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Lands & Forests

Committee Mandate:

To investigate and advise the Board about new and emerging issues affecting the Bay in the area of flora, fauna, invasive terrestrial species and air quality.

To liaise with groups such as GBLT, GBB and the GBA Wind committee whose chair shall also sit on this committee.


To conduct background research that clarifies the dimensions and environmental policy of issues concerning flora, fauna, invasive terrestrials and air quality.

To present a budget and work plan for Board approval at the beginning of the year and to manage the activities of the Committee within that budget.

To present recommendations for Board action, together with rationales based on the research.

To prepare and submit articles in support of the above for publication in Update, on the GBA website or social media.Committee Members

Chair: Katherine Denune
Mike Berton
Michael Dymond
Freda Klassen
John Lavis
Sue McPhedran

Available Documents:

Important Links

Lab Bird Cams Virtual Bird Watching at its Best! Click here!

What does the lynx say? This incredible video offers a rare glimpse of a Canada Lynx in its natural habitat.
Click here!

Be Bear Wise

At the cottage: Do not feed the birds or any wild animals. Dispose of garbage often – municipal dumpsters or landfill and eliminate odours from garbage containers (freeze fish & meat or use secure, bear resistant containers is disposal is delayed. Keep the BBQ grill and drip tray clean. Feed pets indoors – not on deck or porch. Do not leave food out on tables or counter tops – not even if packaged. Do not leave candles, lotions, insect repellents or other fragrant products outside or near open windows or doors.     While walking/hiking Take a whistle, air horn, bear spray,...



RATTLER LESSON – by Jim Bowden I was bitten by a rattlesnake earlier this summer. My experience is worth telling. There are lessons to be learned, or at least reinforced. Even for a healthy adult, getting to a hospital post haste can be incredibly important – far more important than I had realized before this incident – and having a “plan” in place can save a life. Also, I for one was truly impressed by how terrific the service was at our local hospitals for what was a life-threatening circumstance.  We need these facilities, and we should be grateful to have them and their trained...


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July 2020

The Highly Misunderstood Snapping Turtle

Their primitive looks and menacing name have given the snapping turtle a bad reputation, but these gentle giants are too shy to bite your toes in the water. Although generally found close to shore, snapping turtles would rather swim away from you than have a confrontation. In fact the “snapping” is a protective measure they use on land when threatened because, unlike some turtles, they can’t retract their entire body inside their shell. Snapping turtles are the largest freshwater turtles in Canada, with individuals weighing up to 34 kg. Their carapace, or shell, is black or brown, and they have a long tail, but their most distinguishing feature is their hooked upper jaw. Snapping turtles are omnivorous, and play an important role in cleaning our waters by eating rotting fish,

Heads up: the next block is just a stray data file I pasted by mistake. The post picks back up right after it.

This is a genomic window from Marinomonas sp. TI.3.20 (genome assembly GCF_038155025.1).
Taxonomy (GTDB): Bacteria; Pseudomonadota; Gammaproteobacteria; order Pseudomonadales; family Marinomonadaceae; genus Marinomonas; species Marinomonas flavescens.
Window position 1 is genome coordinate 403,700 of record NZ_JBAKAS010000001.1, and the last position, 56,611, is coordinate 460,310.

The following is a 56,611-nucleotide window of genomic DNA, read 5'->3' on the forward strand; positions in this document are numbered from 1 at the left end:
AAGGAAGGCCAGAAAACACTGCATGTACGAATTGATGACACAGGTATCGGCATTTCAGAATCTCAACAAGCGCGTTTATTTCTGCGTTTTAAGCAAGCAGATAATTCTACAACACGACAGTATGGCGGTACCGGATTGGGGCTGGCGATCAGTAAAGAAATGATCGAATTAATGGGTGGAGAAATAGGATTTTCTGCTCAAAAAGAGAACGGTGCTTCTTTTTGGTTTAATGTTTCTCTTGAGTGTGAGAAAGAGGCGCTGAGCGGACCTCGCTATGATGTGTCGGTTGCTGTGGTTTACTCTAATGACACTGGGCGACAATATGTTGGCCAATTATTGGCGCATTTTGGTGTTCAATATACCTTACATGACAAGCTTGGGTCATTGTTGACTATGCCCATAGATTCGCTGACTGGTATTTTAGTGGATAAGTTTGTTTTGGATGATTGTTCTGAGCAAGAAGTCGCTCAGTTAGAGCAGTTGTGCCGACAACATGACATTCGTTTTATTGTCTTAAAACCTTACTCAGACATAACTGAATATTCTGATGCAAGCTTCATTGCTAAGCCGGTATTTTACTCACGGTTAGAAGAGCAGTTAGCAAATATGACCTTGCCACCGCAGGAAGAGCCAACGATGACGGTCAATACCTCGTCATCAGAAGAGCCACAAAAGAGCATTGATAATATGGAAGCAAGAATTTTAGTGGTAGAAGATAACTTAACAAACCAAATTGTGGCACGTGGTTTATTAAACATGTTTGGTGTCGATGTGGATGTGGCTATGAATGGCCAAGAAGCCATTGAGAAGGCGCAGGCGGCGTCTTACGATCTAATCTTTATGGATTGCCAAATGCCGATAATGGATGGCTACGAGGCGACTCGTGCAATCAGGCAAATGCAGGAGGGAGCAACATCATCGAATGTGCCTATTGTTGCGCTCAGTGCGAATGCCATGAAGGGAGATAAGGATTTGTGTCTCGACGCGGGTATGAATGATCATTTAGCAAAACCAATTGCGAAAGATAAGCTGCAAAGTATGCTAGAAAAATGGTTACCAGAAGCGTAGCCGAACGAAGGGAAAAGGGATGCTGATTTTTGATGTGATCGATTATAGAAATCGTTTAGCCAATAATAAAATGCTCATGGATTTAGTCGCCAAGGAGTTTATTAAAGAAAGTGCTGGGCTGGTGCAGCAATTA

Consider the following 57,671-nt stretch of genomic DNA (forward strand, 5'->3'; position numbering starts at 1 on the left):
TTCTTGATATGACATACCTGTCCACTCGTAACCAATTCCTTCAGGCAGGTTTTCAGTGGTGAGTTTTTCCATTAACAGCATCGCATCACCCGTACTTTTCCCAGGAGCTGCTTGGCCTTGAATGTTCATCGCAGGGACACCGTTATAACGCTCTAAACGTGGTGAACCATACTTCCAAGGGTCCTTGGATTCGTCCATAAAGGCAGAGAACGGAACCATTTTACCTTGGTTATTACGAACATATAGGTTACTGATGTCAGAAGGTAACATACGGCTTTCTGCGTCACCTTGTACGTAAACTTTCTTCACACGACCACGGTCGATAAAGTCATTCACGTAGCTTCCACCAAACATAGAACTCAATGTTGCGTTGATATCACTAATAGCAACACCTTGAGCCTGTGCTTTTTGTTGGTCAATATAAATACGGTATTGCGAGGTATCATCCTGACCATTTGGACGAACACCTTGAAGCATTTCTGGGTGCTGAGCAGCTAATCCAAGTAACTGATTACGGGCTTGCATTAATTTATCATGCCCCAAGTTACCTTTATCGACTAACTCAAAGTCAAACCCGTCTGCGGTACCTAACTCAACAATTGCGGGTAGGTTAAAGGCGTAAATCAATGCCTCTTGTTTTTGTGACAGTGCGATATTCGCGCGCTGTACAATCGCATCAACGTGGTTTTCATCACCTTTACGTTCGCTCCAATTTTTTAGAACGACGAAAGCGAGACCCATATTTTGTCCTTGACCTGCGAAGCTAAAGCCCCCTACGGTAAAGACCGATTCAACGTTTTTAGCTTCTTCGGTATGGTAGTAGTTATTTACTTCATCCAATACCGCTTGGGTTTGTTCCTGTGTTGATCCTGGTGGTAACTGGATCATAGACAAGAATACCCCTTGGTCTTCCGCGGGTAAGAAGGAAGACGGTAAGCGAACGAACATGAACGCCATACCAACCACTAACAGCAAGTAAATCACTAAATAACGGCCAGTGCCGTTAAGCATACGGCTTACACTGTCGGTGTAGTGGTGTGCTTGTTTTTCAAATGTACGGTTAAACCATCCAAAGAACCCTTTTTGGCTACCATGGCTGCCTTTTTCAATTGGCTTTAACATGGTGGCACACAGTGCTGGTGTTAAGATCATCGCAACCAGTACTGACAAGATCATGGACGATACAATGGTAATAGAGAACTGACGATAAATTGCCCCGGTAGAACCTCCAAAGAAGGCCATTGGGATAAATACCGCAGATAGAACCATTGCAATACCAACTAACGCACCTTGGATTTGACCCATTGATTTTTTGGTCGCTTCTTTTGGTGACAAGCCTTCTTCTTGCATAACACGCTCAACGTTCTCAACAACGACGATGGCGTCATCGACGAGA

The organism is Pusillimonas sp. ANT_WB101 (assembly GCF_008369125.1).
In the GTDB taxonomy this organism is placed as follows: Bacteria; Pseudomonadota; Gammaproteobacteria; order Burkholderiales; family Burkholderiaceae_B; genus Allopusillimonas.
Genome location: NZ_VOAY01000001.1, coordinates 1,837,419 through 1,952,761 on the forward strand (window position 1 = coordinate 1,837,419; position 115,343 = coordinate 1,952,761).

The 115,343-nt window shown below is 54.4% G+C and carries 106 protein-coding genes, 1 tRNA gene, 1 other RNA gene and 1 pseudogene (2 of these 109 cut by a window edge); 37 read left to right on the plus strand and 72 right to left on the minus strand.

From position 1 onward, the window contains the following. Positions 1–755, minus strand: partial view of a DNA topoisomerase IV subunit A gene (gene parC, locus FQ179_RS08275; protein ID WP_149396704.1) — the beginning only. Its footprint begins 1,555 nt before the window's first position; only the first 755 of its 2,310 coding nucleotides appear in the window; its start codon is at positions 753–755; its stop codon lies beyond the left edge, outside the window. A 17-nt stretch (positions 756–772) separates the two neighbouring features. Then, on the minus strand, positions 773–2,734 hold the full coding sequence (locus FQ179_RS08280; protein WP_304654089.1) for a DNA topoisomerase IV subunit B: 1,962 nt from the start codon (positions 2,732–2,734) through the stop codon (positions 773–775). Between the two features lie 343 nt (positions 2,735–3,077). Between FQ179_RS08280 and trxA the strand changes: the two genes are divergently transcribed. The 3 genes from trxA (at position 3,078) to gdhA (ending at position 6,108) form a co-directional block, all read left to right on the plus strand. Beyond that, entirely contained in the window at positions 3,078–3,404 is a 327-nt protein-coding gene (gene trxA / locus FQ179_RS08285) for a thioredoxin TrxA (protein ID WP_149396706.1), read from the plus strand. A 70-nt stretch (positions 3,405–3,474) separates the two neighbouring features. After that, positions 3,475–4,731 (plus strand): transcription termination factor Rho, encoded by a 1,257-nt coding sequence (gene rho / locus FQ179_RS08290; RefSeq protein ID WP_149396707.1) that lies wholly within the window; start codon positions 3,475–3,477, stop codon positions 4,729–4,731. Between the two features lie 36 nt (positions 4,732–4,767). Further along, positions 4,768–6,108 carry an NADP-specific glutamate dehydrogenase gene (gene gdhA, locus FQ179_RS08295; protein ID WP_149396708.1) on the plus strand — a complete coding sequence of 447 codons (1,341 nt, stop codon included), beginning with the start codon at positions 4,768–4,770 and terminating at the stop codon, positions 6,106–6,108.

February 2020

Thousands of Blood-Sucking Ticks Found on Bodies of Canadian Moose

Ticks are being found in abundance on the bodies of Canadian moose and researchers from the universities of New Brunswick and Laval are currently studying the tick infestation to see how it may be affecting the moose population. According to the scientists, warmer winters and less snow are making it easier for ticks to survive and their range is moving increasingly farther north. Moose calves are particularly susceptible to this influx of ticks as the parasites often render them anemic and unable to cope during the lean winter months. Although these ticks do not carry Lyme disease or other diseases that can be transmitted to humans, this climate change impact to our iconic moose is certainly alarming. Read more here.

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January 2021

OPP Safety Reminders for Outdoor Activities During the Lockdown

As the first weekend of the provincial Stay at Home legislation lockdown begins, members of the Southern Georgian Bay detachment of the Ontario Provincial Police (OPP) want to remind all persons who do venture outdoors that area ice surfaces may be snow covered and appear safe to travel on. Unfortunately, locally we have not had the kind of cold weather required for the formation of ice required for winter activities so if ice travel is necessary please check with local residents and fish hut operators before heading out on any ice surface- Know Before You GO. Detachment officers will be on snowmobile patrol this weekend checking for impaired snowmobile operators as well as for proper equipment, permits and monitoring riders speed while on the Ontario Federation of Snowmobile Club

January 2021

Don't Go Slip-Sliding Away!

According to the Insurance Bureau of Canada between 25 and 30 Canadians die in ice-related incidents each year and many more have to be rescued. As the weather gets colder, it is enticing to want to venture out onto the ice. It is important to remember that the most dangerous time to be on the ice is in early winter and late spring when the ice can be less stable. If you are going out on the ice: always let someone know where you are going and when you expect to return know the waters under the ice you will be on - depth and currents can impact the thickness and strength watch the weather, as temperature fluctuations and precipitation may soften the ice avoid slushy ice, untracked ice or ice near moving waters or dock bubblers The following is a list of 10 Ice Saf

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